Steamboat Springs Grief drove Andrea Hayden into the arms of her new town. Her husband died three weeks before they were to move onto land they purchased near Hayden, and the only way she could think of dealing was to fill her time with work and meetings.
She didn't know many people in town yet.
A little vulnerable and a little lonely, she started attending Lions Club and Town Board meetings searching for a niche and maybe some human connection, she said.
"I'm a firm believer that what you give out, you will get back," Hayden said.
During the day, she was working three jobs at Steamboat Premier Properties, The Haven and at the Hayden Mercantile.
Taking that last job changed her life. Andrea Hayden then Andrea Du Bois sat at a small desk tucked away from customers doing the books for the Mercantile. Her boss, storeowner Bill Hayden, was on similar emotional ground as Andrea. His wife died three months after Andrea's Marty passed away.
Bill Hayden invited her to dinner, "no strings attached," he said, and it became a Sunday ritual. Four months later, they were holding hands at the Cow Palace exchanging vows.
"We tried to invite everyone in town," she said. "It was a huge wedding."
Andrea started working at the mercantile full time. Now, her life is as intertwined with Bill's as if they have always been together.
"I've always been ambitious," she said. Hayden sees herself as a puzzle solver. Though her career has always been in business, she majored in psychology and philosophy.
She is an analyzer and a big fan of Ayn Rand. Rand is the author of "Atlas Shrugged" and "The Fountainhead." The ultimate capitalist, she believed in reason and productivity as a way to happiness.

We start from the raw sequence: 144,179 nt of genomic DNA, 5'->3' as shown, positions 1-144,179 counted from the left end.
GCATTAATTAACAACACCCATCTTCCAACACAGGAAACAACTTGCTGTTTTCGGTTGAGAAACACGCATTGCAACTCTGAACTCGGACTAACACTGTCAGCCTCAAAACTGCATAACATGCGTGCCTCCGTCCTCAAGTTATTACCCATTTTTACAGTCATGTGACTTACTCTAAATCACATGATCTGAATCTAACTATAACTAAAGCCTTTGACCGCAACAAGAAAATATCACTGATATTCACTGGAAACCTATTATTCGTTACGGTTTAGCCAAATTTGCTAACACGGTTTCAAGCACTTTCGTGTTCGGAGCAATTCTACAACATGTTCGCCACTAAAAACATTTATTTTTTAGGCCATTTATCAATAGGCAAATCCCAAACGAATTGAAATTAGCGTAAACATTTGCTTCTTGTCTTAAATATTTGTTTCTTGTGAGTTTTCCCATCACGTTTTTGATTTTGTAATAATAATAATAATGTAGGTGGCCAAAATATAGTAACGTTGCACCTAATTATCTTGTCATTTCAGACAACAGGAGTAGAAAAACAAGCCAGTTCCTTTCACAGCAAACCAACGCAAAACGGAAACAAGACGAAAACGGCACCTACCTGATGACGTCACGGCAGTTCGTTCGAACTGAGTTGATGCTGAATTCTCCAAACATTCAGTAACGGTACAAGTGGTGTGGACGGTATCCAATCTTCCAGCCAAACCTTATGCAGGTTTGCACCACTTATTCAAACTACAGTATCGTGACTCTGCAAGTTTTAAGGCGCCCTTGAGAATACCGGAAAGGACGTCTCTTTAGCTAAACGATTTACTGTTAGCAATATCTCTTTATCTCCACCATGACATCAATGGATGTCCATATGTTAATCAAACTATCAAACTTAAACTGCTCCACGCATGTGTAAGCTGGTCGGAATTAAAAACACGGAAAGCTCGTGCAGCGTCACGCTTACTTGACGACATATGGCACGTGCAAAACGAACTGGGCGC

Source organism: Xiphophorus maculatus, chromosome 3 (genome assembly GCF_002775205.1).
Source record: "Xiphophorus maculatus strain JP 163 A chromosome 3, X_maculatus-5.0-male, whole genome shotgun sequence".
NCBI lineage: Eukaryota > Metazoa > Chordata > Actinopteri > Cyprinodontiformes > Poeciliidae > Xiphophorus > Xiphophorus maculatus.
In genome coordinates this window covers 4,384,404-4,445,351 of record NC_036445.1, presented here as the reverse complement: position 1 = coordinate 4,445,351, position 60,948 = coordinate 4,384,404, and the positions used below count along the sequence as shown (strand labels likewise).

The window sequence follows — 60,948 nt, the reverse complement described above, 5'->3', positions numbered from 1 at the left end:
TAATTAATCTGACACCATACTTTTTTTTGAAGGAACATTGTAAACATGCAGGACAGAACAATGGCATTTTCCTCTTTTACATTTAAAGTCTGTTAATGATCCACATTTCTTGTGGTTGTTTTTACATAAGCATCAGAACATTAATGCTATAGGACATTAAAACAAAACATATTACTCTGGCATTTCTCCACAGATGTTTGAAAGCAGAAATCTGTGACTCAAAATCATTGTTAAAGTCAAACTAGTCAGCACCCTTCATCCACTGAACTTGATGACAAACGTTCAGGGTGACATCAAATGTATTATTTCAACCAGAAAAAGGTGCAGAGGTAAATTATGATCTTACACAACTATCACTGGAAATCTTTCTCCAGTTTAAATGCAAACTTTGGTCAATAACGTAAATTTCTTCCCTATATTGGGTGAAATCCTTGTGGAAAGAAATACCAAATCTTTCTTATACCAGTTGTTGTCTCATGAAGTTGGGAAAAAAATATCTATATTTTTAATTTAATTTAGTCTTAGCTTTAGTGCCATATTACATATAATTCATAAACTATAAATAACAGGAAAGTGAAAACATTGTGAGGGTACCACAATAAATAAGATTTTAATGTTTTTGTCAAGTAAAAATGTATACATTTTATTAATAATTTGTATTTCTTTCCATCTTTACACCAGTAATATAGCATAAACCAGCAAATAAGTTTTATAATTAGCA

Hayden has read most of her books and used to receive the Ayn Rand newsletter.
She studies Rand and other philosophers as ways to solve problems and answer questions.
"They help me figure out how to live," she said.
A day in the life of Andrea Hayden:
5:20 a.m. "My husband sets a cup of coffee on the nightstand." Andrea Hayden is a diabetic and has to take a shot of insulin at set times. She sips the coffee and lies back down for another 20 minutes.
6 a.m. Andrea Hayden turns on the news and drinks a couple cups of coffee. "I think about what I have to do during the day while I get ready," she said.
She walks her two dogs Nikolai and Molly.
Before work, she calls her mother.
"I talk to my mom at least once a day," she said. "I have two sisters and a brother and I talk to them at least once a week. My sister lives in Chile and I talk to her at least once a month."
10 a.m. Andrea goes to work at the Hayden Mercantile.
"I talk to my employees and deal with any immediate problems," she said. Then she walks back to her desk to pay accounts and do the billing. Of the couple, Bill is the people person. While Andrea does the books, Bill learns customer names and habits.
7 p.m. Andrea and Bill head home.
Andrea is on the Hayden Planning Commission and just resigned from the Hayden Recreation Board. She ran unsuccessfully for the School Board and Town Board but plans to run again.
Her day rarely ends before midnight.
"I have a snack with my husband and a cup of hot tea," she said. "I watch something brainless like 'West Wing' or 'Frasier.'"
Bill goes to sleep about 9 p.m., but Andrea stays awake.
She writes letters, does Internet research or reads.
"I come alive in the evening."